Summary: A long-term research study found more than two-thirds of intergenerational wealth transfers fail, largely due to a breakdown of communication. To start a conversation with the kids about family wealth, look for casual opportunities early, consider their thoughts with an open mind and take time to reflect on different people’s perspectives.
Key take-out: Think of intergenerational wealth transfer as a long-distance run – you’ll only pass the finish line successfully if you set yourself the right, methodic pace from an early start.
Key beneficiaries: General investors. Category: Economics and investment strategy.
Talking to children about the family’s wealth is a daunting task, and can on the surface appear even damaging to building a good work ethic in a child. But studies reveal that poor communication at an early age is often at the core of financial disputes that erupt within a family at a later stage, and that the children of the wealthy are frequently and deliberately kept in the dark as to the true picture of their financial reality. Our analysis of the studies: Obscuring the truth about a family’s wealth does more damage than good.
According to SEI Private Wealth Management’s Algorithms of Wealth: Family, an astounding 81 per cent of heirs do not know how much they will inherit, with parents keeping the details hushed behind closed doors within the same generation, with some vague notion they’ll reveal all to the next generation at some unbeknownst future date. The reason, according to SEI, is that most families lack confidence about their plan for passing along wealth. They are probably right to be concerned. Only 19 per cent of ultra-high-net-worth parents say they have provided their children with formal training or education in family financial matters, according to the report.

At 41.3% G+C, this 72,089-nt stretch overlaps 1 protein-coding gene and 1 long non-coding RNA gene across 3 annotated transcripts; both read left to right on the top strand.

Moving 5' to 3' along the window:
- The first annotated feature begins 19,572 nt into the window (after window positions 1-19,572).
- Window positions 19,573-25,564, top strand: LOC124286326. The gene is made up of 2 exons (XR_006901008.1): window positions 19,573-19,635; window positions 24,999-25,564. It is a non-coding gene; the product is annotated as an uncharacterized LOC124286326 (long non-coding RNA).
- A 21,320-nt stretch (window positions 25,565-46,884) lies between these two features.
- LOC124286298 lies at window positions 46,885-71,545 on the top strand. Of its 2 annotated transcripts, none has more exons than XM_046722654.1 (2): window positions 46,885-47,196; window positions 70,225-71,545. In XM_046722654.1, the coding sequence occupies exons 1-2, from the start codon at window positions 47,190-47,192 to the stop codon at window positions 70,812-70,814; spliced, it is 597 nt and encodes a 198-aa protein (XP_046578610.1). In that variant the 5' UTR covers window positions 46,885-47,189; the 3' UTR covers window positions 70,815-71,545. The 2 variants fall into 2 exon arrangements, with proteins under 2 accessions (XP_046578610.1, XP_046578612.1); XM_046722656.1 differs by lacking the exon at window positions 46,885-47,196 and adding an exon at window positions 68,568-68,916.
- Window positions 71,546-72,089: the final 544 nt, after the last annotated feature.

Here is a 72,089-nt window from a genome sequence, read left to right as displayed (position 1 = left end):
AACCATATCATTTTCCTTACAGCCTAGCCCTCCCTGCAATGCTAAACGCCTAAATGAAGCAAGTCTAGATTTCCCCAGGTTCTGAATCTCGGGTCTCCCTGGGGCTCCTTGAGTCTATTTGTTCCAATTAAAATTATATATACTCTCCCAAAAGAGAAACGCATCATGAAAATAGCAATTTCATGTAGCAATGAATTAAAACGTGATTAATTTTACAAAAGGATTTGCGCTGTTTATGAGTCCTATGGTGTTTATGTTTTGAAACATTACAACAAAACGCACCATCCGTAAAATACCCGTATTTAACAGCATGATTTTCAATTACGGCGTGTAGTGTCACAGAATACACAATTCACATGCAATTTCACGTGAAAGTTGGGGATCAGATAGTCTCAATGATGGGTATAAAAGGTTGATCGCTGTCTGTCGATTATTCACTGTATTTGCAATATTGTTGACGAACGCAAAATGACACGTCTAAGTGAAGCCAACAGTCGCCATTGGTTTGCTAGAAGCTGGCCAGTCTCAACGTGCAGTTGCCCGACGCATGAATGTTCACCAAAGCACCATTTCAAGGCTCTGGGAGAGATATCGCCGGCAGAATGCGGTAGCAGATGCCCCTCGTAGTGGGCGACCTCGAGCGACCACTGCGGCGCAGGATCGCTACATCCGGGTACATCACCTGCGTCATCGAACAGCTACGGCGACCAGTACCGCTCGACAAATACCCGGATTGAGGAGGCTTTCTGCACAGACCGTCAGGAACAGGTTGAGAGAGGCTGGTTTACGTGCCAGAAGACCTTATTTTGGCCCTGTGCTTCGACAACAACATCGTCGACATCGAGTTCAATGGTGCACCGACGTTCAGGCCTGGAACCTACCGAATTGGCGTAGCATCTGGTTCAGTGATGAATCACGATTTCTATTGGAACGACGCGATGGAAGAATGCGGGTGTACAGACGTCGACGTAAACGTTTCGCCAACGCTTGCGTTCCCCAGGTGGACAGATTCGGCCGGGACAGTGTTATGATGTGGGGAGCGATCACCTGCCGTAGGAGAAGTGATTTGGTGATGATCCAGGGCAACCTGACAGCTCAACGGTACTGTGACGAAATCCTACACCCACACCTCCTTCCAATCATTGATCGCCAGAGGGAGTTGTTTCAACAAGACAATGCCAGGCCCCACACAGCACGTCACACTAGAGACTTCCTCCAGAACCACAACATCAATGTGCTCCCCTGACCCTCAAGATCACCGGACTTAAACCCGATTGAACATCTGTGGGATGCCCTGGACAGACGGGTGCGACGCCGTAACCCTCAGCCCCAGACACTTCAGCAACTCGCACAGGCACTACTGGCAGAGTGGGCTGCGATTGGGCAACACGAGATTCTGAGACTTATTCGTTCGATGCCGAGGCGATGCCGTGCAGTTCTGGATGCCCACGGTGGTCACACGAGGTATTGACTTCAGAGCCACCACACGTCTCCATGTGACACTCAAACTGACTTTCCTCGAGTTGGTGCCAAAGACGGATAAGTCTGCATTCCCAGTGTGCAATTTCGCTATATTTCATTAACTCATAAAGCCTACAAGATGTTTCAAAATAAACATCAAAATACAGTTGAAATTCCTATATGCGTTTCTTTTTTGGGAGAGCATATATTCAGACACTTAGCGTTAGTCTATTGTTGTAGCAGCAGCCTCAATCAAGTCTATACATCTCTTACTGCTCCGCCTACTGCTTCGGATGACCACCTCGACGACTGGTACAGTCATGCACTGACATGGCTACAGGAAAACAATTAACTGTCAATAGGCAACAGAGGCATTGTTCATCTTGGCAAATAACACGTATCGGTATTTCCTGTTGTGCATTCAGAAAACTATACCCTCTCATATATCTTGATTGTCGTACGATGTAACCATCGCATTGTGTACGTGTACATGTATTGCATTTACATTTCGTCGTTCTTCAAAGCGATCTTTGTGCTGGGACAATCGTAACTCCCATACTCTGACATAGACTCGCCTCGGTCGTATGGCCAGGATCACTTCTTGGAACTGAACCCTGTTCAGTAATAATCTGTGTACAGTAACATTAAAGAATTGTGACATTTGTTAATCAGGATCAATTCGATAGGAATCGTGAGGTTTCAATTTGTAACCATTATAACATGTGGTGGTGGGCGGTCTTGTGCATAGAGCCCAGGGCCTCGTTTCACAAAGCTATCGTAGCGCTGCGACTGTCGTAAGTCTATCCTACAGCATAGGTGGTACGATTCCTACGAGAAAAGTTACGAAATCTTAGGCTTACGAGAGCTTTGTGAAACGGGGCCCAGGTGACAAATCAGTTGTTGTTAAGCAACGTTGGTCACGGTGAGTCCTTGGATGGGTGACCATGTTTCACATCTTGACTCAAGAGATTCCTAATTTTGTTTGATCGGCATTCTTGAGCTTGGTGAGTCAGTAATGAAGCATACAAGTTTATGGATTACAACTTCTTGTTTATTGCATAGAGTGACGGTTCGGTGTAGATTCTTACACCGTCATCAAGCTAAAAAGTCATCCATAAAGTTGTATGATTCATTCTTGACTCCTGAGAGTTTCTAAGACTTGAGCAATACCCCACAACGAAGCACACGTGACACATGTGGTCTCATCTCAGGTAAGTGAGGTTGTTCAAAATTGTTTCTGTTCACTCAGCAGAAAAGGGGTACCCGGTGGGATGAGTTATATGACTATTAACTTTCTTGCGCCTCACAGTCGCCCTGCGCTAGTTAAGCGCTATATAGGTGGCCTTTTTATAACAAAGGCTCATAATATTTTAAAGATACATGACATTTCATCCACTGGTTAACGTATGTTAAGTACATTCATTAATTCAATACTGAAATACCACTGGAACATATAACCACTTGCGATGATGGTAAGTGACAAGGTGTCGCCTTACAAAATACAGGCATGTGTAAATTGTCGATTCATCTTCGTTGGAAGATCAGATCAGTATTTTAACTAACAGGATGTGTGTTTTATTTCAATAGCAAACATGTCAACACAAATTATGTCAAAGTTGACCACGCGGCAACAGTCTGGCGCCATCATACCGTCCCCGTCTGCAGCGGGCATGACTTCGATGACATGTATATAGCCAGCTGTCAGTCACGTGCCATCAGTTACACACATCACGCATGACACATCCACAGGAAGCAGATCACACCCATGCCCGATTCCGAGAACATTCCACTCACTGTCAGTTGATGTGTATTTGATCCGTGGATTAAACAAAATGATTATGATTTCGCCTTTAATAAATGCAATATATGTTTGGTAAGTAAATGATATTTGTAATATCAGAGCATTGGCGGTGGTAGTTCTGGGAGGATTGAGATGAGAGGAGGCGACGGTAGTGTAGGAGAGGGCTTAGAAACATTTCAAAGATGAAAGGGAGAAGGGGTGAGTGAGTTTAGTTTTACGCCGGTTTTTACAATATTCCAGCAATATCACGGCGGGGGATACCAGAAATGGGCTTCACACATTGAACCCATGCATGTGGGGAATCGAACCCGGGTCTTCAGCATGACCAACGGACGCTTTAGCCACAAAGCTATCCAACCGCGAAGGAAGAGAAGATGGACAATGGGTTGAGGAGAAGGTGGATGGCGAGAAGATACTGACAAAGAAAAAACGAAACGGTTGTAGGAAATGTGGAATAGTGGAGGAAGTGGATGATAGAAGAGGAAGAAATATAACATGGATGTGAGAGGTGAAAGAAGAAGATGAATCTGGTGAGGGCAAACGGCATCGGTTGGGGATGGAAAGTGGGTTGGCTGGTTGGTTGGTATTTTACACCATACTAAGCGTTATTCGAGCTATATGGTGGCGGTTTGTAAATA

What’s the right age to start the conversation? Kids need to be 20 or older to have a decision-making role on the strategic goals and investments of the family wealth, claim 61 per cent of the very wealthy. A mere 9 per cent see it fit to discuss such matters with children under 15.
Our belief: Start the conversation gradually as early as possible in your kid’s life. Learning how to handle great wealth is, like a lot of things, acquired painstakingly through hard and steady work over a long period. It doesn’t come in a flash at age 21.
The Williams Group is a research firm that conducted interviews with 2,250 families over a period of 20 years. The long-term Williams study showed that more than two-thirds of intergenerational wealth transfers fail, and that’s largely due to a breakdown of communication. Without clear and unambiguous communication, trust among the players can’t be established, and when distrust pervades, imaginary scenarios percolate in feverish minds recalling past slights. With this in mind, we asked Chris McDermott, Fidelity’s Private Wealth Management group’s senior vice president, for advice on how to start that dreaded wealth talk with the kids.